- Another Option is to use http://piscui.webear.net/ustream.php online tool to give you the the RTMPDUMP command and URL for UStream.
- Once installed, you can run the following commands
$ rtmpdump.exe -r "rtmp://ustreamlivefs.fplive.net/ustream4live-live/" -y "stream_live_1_1_1524" -s "http://static-cdn1.ustream.tv/swf/live/viewer.rsl:96.swf" -W "http://static-cdn1.ustream.tv/swf/live/viewer.rsl:96.swf" --live --quiet | "C:\Program Files\VideoLAN\VLC\vlc.exe" -
[Note: On a 64-bit version of Windows you will need to go to Program Files (x86)]
- Mac OS X
$ rtmpdump -r "rtmp://ustreamlivefs.fplive.net/ustream4live-live/" -y "stream_live_1_1_1524" -s "http://static-cdn1.ustream.tv/swf/live/viewer.rsl:96.swf" -W "http://static-cdn1.ustream.tv/swf/live/viewer.rsl:96.swf" --live --quiet | /Applications/VLC.app/Contents/MacOS/VLC -
- RTMP Notes:
- Sometimes UStream changes the SWF (Flash player link) and the Stream URL due to load balancing and DNS updates.
- To update RTMP URLs and SWF URLs use the online tool (described above) here: http://piscui.webear.net/ustream.php
Streaming with mplayer (Linux)
You can open the TWiT Live stream in mplayer using the following methods:
- $ mplayer -aspect 16:9 http://bglive-a.bitgravity.com/twit/live/high
- Or, save the URL http://bglive-a.bitgravity.com/twit/live/high in a text file with a .pls extension, such as twit-live.pls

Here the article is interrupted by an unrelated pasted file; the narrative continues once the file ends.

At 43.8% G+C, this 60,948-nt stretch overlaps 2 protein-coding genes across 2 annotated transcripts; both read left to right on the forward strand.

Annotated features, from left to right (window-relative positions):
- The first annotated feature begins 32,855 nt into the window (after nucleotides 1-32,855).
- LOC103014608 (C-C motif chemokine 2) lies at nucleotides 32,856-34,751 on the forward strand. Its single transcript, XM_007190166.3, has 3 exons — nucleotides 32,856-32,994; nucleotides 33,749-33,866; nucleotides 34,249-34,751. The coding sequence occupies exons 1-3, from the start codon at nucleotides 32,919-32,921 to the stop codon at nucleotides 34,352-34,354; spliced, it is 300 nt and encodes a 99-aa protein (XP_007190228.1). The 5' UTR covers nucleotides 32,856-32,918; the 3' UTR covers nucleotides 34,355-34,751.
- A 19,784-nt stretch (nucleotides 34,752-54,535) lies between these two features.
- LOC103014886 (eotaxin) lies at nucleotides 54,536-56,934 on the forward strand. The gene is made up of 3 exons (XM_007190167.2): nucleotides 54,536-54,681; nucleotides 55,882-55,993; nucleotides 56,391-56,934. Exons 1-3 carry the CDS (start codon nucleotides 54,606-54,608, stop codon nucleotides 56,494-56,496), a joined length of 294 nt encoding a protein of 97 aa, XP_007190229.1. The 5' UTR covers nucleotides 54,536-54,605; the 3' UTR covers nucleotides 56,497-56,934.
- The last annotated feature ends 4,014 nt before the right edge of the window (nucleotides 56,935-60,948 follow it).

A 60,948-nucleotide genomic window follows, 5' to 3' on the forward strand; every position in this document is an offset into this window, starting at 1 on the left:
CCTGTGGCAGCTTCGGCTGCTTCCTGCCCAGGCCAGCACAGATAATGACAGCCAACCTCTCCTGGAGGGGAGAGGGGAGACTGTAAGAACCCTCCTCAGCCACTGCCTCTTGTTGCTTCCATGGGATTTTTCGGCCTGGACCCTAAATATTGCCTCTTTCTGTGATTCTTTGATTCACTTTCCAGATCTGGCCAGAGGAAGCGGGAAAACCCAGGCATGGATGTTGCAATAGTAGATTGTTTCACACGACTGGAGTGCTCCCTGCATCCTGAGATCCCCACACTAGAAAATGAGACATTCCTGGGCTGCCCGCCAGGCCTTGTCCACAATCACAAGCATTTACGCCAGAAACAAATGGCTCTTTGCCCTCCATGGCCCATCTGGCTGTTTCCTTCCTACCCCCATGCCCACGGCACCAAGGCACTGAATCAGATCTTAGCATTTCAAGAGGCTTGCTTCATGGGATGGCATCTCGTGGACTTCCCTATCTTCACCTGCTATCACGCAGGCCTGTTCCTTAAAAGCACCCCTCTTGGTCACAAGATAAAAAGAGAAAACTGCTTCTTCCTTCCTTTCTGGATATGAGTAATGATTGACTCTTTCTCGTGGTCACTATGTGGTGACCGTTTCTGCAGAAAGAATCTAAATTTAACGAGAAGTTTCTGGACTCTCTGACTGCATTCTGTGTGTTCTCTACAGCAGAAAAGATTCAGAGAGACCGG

(Replace /high with /low to use the 512 kbps stream instead of the 1 mbps stream).
To load a playlist with mplayer: $ mplayer -aspect 16:9 -playlist twit-live.pls
You can also add the -stereo # option if you only hear audio in one channel. For example: $ mplayer -stereo 1 -aspect 16:9 -playlist twit-live.pls
Some GNU/Linux systems have an old version of ffmpeg which cannot play the stream. One workaround for this is to compile a more recent build of ffmpeg, as it uses ffplay directly. To use ffplay, enter the following:
Please see Flosoft Developer Section for the HLS and SmoothStreaming links.
Streaming TWiT Live Audio
See TWiT.am Audio Stream.
A live show chat accompanies all TWiT Live shows. Visit the IRC Chat article for information and rules for chat.
To watch TWiT Live on your desktop, you will need the latest version of Adobe Flash Player.
For system requirements for individual apps, see that app's support page.
Caller Audio for The Tech Guy show
A frequent comment is about "caller echo" during the live Tech Guy show. It is not echo from the caller's radio, but an artifact of an inappropriate gain increase introduced by equipment that receives the stream down in southern California. Leo has complained about it for years, has had to answer chatter comments about it for years (along with chat moderators), and there's nothing more anyone can do about it (at Leo's end of the connection).
There is a built-in delay of 40 seconds for the show's broadcast. If you hear any audio at all from a caller's radio, it would be from 40 seconds ago.
Leo projected on April 2, 2009 that in five years TWiT Live will be broadcasting from the Moon. (As of April 2014, that was not the case.)